P. Sainath

There have been some 250 farm suicides in just the first three months of this year. Things could be a lot worse after June. And, as always, the farm suicides are a symptom of the crisis, not its cause.

FARM SUICIDES in Maharashtra rose by over 354 per cent between 1995 and 2003. That's if the data of the National Crime Records Bureau are anything to go by. Strictly speaking they are not, being gross under-estimates. They draw from local machinery, which from region to region leaves out thousands from the lists of farm suicides. Yet, they still present a clear trend a painful one. Even these twisted numbers show that farm suicides went up from 1,083 in 1995 to 3,836 eight years later.

For one thing, these figures are for all of Maharashtra. Which means if we were looking at just Vidharbha or Marathwada, the rise would be more horrendous. For another, these regions saw their greatest spurt in farm suicides after 2003 where the last available NCRB data stops. The government of Maharashtra admits to 1,447 farm suicides in 2006 alone. And that's in only six districts of Vidharbha. So just these six districts saw far more suicides in 2006 than the whole State did in 1995. That's if we give credence to official readings of the data.

Events on the ground confirm the trend, if not the accuracy of the data. Nine women turned widows on International Women's Day in Vidharbha. That's how many farmers took their lives on March 8. The highest on a single day in the region's recent history. Till two weeks later, when it happened again. There have been some 250 farm suicides in just the first three months of this year. Things could be a lot worse after June. And, as always, the farm suicides are a symptom of the crisis, not its cause. They are its outcome, not its engine.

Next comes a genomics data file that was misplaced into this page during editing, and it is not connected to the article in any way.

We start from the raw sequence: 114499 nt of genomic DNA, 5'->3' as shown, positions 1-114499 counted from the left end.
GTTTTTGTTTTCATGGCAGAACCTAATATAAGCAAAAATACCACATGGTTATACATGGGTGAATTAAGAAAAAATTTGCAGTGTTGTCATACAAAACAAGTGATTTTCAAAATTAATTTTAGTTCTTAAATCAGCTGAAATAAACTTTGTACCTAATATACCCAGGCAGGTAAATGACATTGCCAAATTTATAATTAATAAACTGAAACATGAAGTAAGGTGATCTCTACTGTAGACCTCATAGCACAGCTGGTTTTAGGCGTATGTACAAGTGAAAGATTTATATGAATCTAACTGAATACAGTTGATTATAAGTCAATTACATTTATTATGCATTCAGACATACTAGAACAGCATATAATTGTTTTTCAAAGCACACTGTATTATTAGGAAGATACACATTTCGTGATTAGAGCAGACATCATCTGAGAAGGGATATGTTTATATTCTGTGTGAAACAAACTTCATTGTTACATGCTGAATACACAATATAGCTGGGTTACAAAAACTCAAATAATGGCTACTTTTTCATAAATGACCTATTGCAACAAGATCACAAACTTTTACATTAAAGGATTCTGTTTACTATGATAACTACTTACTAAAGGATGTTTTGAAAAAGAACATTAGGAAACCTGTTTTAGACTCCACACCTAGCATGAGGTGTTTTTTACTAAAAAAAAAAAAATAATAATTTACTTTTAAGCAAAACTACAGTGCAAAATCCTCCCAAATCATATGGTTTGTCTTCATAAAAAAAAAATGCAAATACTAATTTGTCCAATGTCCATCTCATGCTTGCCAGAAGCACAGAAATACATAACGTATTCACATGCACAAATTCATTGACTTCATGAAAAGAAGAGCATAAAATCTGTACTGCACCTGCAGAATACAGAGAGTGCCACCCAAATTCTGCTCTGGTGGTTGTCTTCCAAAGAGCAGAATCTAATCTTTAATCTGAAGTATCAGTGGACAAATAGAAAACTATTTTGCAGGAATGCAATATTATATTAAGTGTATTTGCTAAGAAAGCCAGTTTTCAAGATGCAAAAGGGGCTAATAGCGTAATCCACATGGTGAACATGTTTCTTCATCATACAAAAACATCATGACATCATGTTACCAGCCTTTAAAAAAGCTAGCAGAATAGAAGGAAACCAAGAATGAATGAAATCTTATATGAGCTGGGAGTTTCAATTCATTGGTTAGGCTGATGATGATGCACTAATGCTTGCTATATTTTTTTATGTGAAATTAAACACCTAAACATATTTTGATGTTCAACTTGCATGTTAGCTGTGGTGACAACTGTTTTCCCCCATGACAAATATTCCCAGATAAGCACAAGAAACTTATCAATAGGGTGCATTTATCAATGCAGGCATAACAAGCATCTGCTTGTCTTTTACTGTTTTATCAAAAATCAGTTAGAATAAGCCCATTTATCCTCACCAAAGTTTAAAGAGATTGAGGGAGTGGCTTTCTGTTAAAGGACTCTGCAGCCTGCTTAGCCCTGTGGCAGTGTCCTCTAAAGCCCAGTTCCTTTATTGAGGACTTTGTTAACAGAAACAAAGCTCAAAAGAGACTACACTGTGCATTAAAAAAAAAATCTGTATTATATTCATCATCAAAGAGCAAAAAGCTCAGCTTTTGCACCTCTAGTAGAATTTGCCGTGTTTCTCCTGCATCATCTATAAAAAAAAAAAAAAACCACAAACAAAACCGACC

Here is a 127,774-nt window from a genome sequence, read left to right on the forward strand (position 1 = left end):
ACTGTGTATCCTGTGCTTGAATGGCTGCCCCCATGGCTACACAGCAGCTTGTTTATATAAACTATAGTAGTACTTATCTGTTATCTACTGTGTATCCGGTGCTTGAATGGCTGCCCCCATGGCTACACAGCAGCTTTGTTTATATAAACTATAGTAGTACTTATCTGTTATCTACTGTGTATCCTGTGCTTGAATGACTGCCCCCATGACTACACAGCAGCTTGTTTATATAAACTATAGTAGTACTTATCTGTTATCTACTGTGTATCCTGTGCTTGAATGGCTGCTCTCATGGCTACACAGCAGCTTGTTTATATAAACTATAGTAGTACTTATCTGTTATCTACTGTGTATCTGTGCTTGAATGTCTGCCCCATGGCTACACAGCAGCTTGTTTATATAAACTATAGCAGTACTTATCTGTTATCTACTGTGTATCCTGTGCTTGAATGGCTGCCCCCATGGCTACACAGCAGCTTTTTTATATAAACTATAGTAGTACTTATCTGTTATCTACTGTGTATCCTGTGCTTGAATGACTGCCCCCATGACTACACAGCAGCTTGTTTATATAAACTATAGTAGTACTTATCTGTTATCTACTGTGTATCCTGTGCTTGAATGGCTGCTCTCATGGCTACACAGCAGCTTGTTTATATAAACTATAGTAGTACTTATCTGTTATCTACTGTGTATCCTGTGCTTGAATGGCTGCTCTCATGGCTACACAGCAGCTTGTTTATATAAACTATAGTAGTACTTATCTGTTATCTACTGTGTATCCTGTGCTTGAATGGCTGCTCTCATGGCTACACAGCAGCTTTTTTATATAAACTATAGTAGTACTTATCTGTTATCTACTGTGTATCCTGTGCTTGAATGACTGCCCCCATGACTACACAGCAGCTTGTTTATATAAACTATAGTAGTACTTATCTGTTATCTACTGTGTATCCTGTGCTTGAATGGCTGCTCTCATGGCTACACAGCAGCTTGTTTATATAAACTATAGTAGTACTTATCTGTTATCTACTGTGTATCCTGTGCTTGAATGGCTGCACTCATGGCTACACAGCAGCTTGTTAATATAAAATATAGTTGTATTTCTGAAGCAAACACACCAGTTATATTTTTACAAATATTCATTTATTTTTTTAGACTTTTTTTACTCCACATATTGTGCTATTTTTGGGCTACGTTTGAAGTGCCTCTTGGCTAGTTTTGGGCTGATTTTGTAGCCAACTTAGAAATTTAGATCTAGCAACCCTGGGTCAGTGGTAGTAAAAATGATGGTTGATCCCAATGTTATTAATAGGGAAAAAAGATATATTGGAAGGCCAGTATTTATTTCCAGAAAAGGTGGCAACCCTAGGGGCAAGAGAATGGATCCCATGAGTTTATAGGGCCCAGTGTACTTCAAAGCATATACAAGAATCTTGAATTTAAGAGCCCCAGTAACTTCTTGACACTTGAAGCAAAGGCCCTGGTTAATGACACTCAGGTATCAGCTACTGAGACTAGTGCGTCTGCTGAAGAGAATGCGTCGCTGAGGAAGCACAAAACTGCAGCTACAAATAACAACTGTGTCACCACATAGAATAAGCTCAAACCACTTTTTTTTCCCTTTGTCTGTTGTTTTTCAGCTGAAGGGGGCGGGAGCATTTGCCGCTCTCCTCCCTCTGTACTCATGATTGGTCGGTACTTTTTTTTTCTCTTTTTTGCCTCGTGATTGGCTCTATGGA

Just months from now, Vidharbha could see its first 100 per cent Bt cotton season. Bt cotton accounted for over 60 per cent of acreage last season. As acreage under it rises, so do the risks taken by the farmer. The Maharashtra government admits Bt cotton has fared very poorly in rain-fed regions. And it's clear that the seed companies might market much less of hybrid varieties in the coming season, if they do that at all. Why sell hybrid when there's more money to be made in Bt cotton? So even as many, including the National Commission on Farmers, call for making Vidharbha "an organic farming zone," the reverse process is in full swing. Even apart from its report, the NCF chairperson, Dr. M.S. Swaminathan, pressed the government of Maharashtra on the notion of an organic zone. But the State's own seed corporation is a major distributor for Bt cotton.

This gets more worrying when you look at the record of the last few years. The government began the last season's harvest with boasts of a "record" 350 lakh quintal "bumper crop." The claim was made by the State's Minister of Marketing, Harshvardhan Patil. And this grand success was swiftly credited to Bt cotton in some media reports. As the run of events punctured these claims, the figure was scaled down more than once. This is further confirmed by how little of cotton the official agencies have procured. For all of them together, the figure has not crossed 70 lakh quintals. And private traders are believed to have picked up around 110 lakh quintals.

In short, less than 180 lakh quintals. And this in a time of distress when the numbers should have been much higher, when farmers would have been desperate to sell. It means production could not have topped 220 lakh quintals, and could well have been less. Consider that in the `non-Bt cotton year' of 2003, procurement alone was over 210 lakh quintals. Production was far higher, at close to 250 lakh quintals.

This equation shows how high the risks are in the coming season. Vidharbha did better in a `non-Bt cotton year' than during one in which more than 60 per cent of the acreage was under Bt cotton. The State government's own report informs us that in preceding seasons too, "In rain-fed conditions, Bt cotton has not paid good returns." And 97 per cent of cotton grown in Maharashtra is unirrigated. Here's the nub: a poor monsoon could make the earlier crisis seasons look like the good old times.